The Winemaking Process

Here’s a quick rundown of the process that converts grapes to wine…

1. Crushing and Destemming: Grapes are fed into a machine which crushes them between rollers and removes the stems. The remaining mass of juice, pulp, seeds and skin is known as “must.”

2. Fermentation: Yeast converts the sugar in the must into alcohol and carbon dioxide gas. Yeast naturally occurring on the grape skins can be used, or cultured yeasts can be added. Sugar and/or acid might also be added if the grapes are not sufficiently ripe or lack acidity. In the production of red wine, the contact that occurs between the must and the skins releases color, tannins and flavor compounds.

3. Pressing: In the production of red wine, when there are sufficient color, tannins, flavor and alcohol, the liquid (free-run juice) is removed and placed in a separate container. The matter remaining in the tank (pulp, seeds, and skins) is pressed producing a thick dark liquid known as “press wine,” which may be added at the blending step to increase tannin and color. In the case of white wine, pressing happens before the fermentation step as skin pigments are not required for color.

4. Malolactic Fermentation (optional): Winemakers may choose to create conditions that encourage certain bacteria to convert malic acids into lactic acids to soften the taste of the wine. This process is a common part of red wine production, but it is less common for white wine production. (Note: Chardonnay is an exception; it frequently undergoes malolactic fermentation which produces the compound that gives it a “buttery” flavor.)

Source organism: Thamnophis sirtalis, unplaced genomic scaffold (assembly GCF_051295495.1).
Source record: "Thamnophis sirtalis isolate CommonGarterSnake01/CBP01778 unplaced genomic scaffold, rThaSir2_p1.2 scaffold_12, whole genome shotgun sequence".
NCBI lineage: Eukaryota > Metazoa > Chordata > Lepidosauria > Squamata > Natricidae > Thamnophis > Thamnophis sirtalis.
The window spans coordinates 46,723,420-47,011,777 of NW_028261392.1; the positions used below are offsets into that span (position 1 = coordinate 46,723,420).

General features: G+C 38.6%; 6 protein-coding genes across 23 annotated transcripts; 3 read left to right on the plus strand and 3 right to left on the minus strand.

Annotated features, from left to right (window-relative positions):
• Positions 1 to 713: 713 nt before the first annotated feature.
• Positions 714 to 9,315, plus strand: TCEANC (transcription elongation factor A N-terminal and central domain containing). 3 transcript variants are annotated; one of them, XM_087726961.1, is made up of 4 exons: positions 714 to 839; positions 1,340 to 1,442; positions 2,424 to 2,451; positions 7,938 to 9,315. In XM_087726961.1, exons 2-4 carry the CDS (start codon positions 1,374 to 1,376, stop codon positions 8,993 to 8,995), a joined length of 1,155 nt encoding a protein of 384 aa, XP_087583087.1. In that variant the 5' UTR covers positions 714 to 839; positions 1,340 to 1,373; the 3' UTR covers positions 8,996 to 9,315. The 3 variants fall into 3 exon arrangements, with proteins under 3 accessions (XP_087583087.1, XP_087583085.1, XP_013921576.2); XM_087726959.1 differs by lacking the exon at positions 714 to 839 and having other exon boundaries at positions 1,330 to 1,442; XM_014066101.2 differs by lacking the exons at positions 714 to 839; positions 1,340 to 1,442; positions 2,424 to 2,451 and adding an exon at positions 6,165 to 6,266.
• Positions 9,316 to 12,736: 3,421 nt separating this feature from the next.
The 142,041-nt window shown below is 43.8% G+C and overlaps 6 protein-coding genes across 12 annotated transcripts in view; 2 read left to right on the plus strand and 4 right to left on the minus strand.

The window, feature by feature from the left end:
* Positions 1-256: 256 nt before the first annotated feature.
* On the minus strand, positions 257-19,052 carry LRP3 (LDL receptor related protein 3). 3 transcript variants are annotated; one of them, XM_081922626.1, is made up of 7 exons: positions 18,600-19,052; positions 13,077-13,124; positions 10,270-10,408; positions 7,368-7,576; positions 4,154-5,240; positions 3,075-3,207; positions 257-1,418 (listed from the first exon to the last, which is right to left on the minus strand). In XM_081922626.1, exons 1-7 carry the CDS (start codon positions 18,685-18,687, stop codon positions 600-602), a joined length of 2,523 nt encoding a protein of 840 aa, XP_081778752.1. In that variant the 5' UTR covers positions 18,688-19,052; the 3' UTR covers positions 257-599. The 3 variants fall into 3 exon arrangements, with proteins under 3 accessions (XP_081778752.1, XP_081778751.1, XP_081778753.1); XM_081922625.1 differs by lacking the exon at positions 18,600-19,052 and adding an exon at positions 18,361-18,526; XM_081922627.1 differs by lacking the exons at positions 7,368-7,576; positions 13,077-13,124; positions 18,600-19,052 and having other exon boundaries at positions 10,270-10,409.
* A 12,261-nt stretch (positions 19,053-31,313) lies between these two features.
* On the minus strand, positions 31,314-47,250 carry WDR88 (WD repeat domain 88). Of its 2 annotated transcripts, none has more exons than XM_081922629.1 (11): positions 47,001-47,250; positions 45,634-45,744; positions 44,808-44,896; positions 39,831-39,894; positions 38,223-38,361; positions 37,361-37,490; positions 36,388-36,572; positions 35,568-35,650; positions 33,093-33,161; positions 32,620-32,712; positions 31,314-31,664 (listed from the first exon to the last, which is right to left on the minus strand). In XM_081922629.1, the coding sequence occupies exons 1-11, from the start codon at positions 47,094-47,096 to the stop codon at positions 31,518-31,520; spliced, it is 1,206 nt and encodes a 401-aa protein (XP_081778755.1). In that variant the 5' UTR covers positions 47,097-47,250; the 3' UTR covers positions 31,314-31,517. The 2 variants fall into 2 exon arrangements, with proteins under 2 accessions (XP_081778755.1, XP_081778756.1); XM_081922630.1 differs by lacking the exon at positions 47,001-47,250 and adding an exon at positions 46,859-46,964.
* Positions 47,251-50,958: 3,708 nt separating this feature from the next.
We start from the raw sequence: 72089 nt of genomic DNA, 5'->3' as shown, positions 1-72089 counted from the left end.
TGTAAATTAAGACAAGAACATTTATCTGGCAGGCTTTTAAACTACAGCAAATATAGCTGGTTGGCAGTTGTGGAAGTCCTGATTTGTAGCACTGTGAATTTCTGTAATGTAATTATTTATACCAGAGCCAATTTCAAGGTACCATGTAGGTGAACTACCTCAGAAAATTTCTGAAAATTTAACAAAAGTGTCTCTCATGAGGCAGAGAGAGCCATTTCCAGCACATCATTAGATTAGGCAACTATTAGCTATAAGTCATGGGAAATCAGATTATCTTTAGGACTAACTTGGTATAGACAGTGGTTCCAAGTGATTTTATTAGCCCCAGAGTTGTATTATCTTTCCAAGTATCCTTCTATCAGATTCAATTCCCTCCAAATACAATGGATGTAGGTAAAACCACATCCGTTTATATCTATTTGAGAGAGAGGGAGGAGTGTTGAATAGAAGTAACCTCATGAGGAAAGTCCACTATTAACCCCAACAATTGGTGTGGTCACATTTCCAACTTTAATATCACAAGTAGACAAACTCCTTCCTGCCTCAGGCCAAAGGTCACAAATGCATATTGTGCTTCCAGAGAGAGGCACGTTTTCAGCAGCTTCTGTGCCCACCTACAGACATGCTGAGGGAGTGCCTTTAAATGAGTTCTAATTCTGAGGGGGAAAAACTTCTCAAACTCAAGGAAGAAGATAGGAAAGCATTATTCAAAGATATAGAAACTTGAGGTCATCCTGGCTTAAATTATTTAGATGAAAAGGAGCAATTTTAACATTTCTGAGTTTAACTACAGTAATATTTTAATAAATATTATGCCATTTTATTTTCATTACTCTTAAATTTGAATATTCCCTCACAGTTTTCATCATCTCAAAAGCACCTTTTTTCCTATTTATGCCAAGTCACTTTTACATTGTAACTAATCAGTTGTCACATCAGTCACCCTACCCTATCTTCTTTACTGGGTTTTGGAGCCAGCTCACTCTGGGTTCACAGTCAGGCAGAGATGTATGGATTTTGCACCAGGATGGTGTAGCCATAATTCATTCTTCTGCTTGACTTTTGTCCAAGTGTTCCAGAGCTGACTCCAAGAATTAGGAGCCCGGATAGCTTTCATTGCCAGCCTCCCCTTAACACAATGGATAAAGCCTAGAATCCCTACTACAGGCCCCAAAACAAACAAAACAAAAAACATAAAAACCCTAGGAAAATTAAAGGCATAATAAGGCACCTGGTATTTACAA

5. Lees Contact/Stirring (optional; only applies to white wine production): In the case of white wine production, after fermentation has stopped, winemakers may choose to let the wine rest in contact with the dead yeast cells for a period of time to add flavor and complexity. The wine is later separated from the lees.

6. Aging (optional): This step is only undertaken if the winemaker feels a wine will improve by aging before being released for sale—for example, if the winemaker feels aging will help soften and enhance the flavors. Oak casks/barrels are usually used when aging high quality wines; winemakers may also choose to use tanks or vats.

    • Racking (occurs during Aging): As the wine matures, sediment forms and settles at the bottom of the container where it is aging. To prevent it from having an adverse impact on the wine’s flavor, the clear liquid is siphoned off into a new container where it can continue to mature. This process may take place several times.
    • Fining (occurs during Aging): Sometimes an agent is introduced to the wine to remove minute solids still suspended in the liquid. The agent binds with the molecules and causes them to settle to the bottom of the container so that the clear wine can be separated from the sediment. This process also reduces excess tannin in the wine.

7. Blending and Bottling: Wine from different containers is blended together and allowed to settle in a tank. The wine might also be filtered. It is then bottled, and may spend more time aging in the winemaker’s cellar before it is released for sale.

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